Friday, March 08, 2013

Has Alison Redford Lost Her Nerve?

Yesterday's awful Alberta budget, which pussyfoots around the deficit issue by dividing the budget into three separate accounts, avoided  both raising taxes and having massive across-the-board cuts by going  into debt. To be precise, $4.3 billion in infrastructure borrowing plus a $2 billion operating deficit.  Universities that had been  led to believe that there would be a  2% increase in their budgets this year instead face a 7.2% cut. Other non-health areas are basically frozen, although the threshold for achieving seniors benefits is being raised ( a move that Redford may end up regretting).

There is a consensus among economic experts  that we are overly dependent on energy royalties, and there is a near-consensus that the royalties themselves are too low.  We had already depleted our Heritage Trust Fund, and now we have drained the Sustainability Fund. And we need more revenue to build infrastructure for a province that is expected to add a million  to its population.  Redford knows this, and at various times has said as much. She has also been explicitly critical of Ralph Klein's neglect of infrastructure spending  and has invoked the memory of Peter Lougheed and the need to replenish the Heritage Trust Fund.  So why isn't she doing the right thing and raising some tax revenue?

The political calculation appears to be that the best way to minimize the political costs is to rack  up debt and put it in a separate capital account.  Perhaps this seems justified because  the Wildrose Alliance could score more points against the government in the short run if there were tax increases. But that does not address the real underlying problem.We won't wean ourselves off dependence on energy revenues through borrowing. Borrowing should be kept at a modest, manageable level by balancing them with revenue increases from a non-energy source. And I am willing to bet that Redford will do better politically if she does the opposite of this ridiculous tap-dance and  starts levelling with Alberta's citizens.

Redford should be able to effectively defend a progressive income tax, given that the flat tax is clearly a luxury that we can no longer afford, given that no other province has a flat tax, given that the majority of Albertans (those earning less than $70,000) would likely be better off, and given that there is such an impressive intellectual consensus from all corners of the ideological spectrum that either progressive  taxes or sales taxes should be re-instituted.

Of course, there is a problem caused by the messages sent by Redford during last spring's election campaign.  She may have painted herself into a political corner by predicting a balanced budget on the basis of only mildly conservative revenue estimates. This revealed  a flaw:  it doesn't make sense to have a Klein-like dependence on energy revenues without a Klein -like low-balling of revenues.  The resulting half-way house is an unstable structure, politically as well as economically.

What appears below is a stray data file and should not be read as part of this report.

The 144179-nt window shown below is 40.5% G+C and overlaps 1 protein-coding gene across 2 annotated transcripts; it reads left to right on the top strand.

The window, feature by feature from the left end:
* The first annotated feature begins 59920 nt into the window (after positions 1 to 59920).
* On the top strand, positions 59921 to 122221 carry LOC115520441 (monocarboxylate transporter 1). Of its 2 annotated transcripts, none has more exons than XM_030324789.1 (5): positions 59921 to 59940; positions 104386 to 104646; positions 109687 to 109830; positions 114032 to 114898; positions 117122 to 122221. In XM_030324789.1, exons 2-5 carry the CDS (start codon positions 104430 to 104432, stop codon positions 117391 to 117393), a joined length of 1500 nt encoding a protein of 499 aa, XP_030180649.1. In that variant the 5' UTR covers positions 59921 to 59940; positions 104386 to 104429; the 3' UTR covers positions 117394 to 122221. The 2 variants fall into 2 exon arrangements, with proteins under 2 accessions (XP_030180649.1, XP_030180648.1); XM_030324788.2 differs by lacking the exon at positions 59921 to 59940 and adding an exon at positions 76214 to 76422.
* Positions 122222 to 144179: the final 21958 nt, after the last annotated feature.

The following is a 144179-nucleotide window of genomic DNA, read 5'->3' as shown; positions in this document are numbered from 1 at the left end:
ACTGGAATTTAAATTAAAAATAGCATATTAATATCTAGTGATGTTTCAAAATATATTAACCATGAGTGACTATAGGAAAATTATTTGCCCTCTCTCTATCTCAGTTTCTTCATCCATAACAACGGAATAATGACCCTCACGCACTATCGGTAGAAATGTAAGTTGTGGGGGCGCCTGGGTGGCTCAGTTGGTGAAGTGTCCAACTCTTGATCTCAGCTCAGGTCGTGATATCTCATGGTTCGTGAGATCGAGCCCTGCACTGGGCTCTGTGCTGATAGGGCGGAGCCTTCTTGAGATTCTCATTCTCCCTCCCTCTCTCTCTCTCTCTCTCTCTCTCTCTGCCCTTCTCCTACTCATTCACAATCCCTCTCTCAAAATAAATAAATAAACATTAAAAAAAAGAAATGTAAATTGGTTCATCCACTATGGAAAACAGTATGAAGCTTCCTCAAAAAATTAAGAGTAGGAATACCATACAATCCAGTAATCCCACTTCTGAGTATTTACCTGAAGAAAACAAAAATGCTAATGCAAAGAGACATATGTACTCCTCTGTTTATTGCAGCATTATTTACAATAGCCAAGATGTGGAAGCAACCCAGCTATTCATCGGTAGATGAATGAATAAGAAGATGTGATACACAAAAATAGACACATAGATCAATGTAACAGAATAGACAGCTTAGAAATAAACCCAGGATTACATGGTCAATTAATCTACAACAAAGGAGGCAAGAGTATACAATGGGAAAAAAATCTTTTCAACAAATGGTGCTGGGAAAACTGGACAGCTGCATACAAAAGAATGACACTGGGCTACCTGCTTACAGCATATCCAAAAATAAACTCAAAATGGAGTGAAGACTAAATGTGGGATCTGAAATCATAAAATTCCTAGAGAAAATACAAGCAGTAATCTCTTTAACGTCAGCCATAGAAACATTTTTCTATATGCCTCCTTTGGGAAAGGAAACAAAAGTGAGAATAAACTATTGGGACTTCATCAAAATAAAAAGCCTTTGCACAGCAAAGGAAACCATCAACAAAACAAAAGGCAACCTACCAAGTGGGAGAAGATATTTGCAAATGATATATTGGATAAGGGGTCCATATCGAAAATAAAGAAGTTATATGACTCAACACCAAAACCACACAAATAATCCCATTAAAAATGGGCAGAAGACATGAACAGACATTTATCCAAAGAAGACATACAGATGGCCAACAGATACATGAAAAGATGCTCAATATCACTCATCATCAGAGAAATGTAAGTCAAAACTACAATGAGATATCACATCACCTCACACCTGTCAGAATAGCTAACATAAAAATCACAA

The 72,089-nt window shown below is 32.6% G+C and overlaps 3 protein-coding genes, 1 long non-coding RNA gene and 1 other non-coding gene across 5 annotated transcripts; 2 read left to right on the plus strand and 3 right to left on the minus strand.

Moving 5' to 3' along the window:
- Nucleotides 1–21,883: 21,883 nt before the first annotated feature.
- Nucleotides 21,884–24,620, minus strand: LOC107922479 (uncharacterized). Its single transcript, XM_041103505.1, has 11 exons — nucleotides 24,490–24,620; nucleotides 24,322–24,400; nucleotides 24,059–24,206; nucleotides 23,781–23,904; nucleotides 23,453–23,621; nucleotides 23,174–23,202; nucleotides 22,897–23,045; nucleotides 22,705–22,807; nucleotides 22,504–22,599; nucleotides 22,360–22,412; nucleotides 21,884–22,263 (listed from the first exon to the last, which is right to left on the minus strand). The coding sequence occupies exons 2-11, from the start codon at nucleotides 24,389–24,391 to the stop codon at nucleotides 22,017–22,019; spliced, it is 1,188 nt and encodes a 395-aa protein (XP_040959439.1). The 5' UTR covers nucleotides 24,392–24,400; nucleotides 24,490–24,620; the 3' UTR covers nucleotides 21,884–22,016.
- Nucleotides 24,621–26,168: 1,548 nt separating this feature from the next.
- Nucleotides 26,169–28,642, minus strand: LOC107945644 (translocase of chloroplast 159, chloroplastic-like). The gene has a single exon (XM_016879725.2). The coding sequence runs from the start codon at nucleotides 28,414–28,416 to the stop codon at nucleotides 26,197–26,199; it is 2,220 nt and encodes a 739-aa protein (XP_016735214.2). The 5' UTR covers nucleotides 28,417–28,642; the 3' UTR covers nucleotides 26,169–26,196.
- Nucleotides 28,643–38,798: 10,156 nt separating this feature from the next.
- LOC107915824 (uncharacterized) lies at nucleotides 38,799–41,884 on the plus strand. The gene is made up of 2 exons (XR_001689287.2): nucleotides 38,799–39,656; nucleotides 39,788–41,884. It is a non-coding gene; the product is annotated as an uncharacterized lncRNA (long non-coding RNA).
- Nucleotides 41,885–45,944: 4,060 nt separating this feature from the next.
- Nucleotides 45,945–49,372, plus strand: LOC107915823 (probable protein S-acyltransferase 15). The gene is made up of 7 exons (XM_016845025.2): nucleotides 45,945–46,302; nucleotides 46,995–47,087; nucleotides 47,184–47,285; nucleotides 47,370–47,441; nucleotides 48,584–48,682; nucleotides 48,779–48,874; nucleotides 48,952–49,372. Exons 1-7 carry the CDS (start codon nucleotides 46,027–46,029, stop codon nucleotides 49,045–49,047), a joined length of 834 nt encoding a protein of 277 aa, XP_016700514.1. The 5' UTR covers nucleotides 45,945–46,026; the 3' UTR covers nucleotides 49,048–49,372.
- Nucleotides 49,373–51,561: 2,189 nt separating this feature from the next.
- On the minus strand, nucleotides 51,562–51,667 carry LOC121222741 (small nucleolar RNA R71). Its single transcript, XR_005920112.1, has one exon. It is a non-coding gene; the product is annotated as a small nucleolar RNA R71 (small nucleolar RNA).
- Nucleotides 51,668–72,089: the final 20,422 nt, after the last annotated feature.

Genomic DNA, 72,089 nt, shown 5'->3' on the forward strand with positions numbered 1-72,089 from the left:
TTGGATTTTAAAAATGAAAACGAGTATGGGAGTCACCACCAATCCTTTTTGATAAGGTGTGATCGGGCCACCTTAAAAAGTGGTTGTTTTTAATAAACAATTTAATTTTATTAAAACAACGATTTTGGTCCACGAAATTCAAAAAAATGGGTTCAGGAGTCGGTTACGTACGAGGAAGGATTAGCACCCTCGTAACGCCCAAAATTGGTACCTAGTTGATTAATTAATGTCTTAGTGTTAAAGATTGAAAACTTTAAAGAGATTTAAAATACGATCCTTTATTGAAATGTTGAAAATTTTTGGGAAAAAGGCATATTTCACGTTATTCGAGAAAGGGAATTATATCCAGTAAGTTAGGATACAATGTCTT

This government still has time to get itself out of this unsightly mess. It may actually be politically wise to spend a year imposing restraint on the spending front so that Albertans can be made more aware  of the costs of cuts, before trying to persuade them of the need for a progressive income tax (or a medical care premium, higher corporate taxes, or higher royalties). So, perhaps this government will fully correct its course in next year's 2014 budget.

The premier should relish the thought of taking on Danielle Smith. The latter is more telegenic and possesses the more formidable personality, but she does not have the strongest arguments. The majority of Albertans can be made to rally behind Redford -- if she is willing to take a stand.   In my estimation, she has about a year to do this. At most, two years.

If she doesn't--and continues to send a mixed and confusing signal that pleases almost no one--she will almost certainly lose the next election to Danielle Smith and the Wildrose Party.  Alberta deserves a clear, fiscally lucid government that is as true to the legacy of Peter Lougheed as the Wildrose Party is to the legacy of Ralph Klein. 


why_knot1 said...

Redford has drained the Sustainability Fund, not the Heritage Fund. That being said, the Heritage Fund is worth less, adjusted, that when deposits were stopped, and less than the Sustainability Fund when the raiding started.

As for Redford trying to use the old Klein divide and conquer tactic, it must be that, getting rid of the supporters that won her the leadership and the election so that she does not face their wrath at her leadership review, playing the cards her funders dealt or sheer incompetence.

I suspect a combination, but worry that I might be giving her too much credit with that conclusion.

Mark Crawford said...

Thanks for your comment--at your suggestion I clarified that she had not drained the Heritage Fund.

I just want to stress that keeping Klein like taxes and dependence on oil revenue cannot coherently be combined with a more centrist approach to estimating revenue and building infrastructure.
She should address the revenue problem, after a year of exploring whatever grain of truth there is in the 'overspending' argument.

In my view, a modest progressive income tax that rakes in $2 billion is the best way to go. We would still have the lowest taxes in Canada by a wide margin.